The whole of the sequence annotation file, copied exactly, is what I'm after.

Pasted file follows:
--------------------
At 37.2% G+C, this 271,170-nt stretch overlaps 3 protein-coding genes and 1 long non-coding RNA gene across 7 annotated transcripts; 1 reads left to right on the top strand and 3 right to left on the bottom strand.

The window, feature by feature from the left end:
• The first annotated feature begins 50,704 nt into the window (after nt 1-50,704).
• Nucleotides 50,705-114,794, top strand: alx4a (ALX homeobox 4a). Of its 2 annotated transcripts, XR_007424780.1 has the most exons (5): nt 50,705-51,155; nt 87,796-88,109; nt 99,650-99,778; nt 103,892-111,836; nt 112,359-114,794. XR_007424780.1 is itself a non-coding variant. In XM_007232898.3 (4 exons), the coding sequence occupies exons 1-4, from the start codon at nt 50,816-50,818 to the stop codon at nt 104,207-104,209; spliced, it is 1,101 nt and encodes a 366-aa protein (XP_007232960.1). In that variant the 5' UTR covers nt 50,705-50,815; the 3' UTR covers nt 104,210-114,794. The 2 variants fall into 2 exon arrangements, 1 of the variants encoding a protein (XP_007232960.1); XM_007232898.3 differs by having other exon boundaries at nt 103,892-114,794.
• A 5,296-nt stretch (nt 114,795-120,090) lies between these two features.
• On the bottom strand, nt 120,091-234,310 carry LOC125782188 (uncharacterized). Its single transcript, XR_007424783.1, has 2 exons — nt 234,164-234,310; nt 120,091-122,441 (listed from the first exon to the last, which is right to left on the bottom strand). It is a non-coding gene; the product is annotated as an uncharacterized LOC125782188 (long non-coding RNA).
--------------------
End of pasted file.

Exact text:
At 37.2% G+C, this 271,170-nt stretch overlaps 3 protein-coding genes and 1 long non-coding RNA gene across 7 annotated transcripts; 1 reads left to right on the top strand and 3 right to left on the bottom strand.

The window, feature by feature from the left end:
• The first annotated feature begins 50,704 nt into the window (after nt 1-50,704).
• Nucleotides 50,705-114,794, top strand: alx4a (ALX homeobox 4a). Of its 2 annotated transcripts, XR_007424780.1 has the most exons (5): nt 50,705-51,155; nt 87,796-88,109; nt 99,650-99,778; nt 103,892-111,836; nt 112,359-114,794. XR_007424780.1 is itself a non-coding variant. In XM_007232898.3 (4 exons), the coding sequence occupies exons 1-4, from the start codon at nt 50,816-50,818 to the stop codon at nt 104,207-104,209; spliced, it is 1,101 nt and encodes a 366-aa protein (XP_007232960.1). In that variant the 5' UTR covers nt 50,705-50,815; the 3' UTR covers nt 104,210-114,794. The 2 variants fall into 2 exon arrangements, 1 of the variants encoding a protein (XP_007232960.1); XM_007232898.3 differs by having other exon boundaries at nt 103,892-114,794.
• A 5,296-nt stretch (nt 114,795-120,090) lies between these two features.
• On the bottom strand, nt 120,091-234,310 carry LOC125782188 (uncharacterized). Its single transcript, XR_007424783.1, has 2 exons — nt 234,164-234,310; nt 120,091-122,441 (listed from the first exon to the last, which is right to left on the bottom strand). It is a non-coding gene; the product is annotated as an uncharacterized LOC125782188 (long non-coding RNA).